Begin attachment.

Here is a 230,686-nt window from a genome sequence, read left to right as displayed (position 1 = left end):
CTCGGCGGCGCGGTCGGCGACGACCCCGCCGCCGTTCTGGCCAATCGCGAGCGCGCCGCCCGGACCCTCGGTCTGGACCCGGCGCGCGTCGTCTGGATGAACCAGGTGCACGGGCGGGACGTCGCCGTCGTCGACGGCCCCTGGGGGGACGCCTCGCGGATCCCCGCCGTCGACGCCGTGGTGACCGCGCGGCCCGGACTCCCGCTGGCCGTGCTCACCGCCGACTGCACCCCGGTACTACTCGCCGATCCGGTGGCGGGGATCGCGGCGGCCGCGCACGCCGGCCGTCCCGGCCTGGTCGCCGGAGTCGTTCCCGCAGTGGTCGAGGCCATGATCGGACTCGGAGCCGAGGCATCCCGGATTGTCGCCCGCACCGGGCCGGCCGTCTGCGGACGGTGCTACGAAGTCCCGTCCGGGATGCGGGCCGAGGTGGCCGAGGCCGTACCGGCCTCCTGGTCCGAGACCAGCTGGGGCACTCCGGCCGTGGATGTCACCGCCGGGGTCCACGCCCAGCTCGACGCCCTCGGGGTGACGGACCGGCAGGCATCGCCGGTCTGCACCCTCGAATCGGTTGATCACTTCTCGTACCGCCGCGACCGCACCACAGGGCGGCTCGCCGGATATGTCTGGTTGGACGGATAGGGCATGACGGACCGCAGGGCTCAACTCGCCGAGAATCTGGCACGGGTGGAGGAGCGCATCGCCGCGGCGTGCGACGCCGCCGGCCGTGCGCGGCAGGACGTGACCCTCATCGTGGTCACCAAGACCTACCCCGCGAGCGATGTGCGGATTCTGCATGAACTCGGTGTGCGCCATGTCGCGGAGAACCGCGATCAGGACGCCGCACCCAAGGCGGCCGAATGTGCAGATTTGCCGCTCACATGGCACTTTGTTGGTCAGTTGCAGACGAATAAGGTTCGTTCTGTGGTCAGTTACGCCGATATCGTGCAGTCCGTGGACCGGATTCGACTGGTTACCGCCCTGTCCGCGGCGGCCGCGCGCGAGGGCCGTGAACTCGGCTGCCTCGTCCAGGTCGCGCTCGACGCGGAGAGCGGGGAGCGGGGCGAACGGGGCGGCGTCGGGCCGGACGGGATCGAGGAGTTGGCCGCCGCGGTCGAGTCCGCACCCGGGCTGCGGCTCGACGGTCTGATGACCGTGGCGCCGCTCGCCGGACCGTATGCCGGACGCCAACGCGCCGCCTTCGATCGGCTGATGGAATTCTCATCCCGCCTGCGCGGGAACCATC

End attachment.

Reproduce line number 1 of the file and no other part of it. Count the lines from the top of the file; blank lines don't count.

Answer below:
Here is a 230,686-nt window from a genome sequence, read left to right as displayed (position 1 = left end):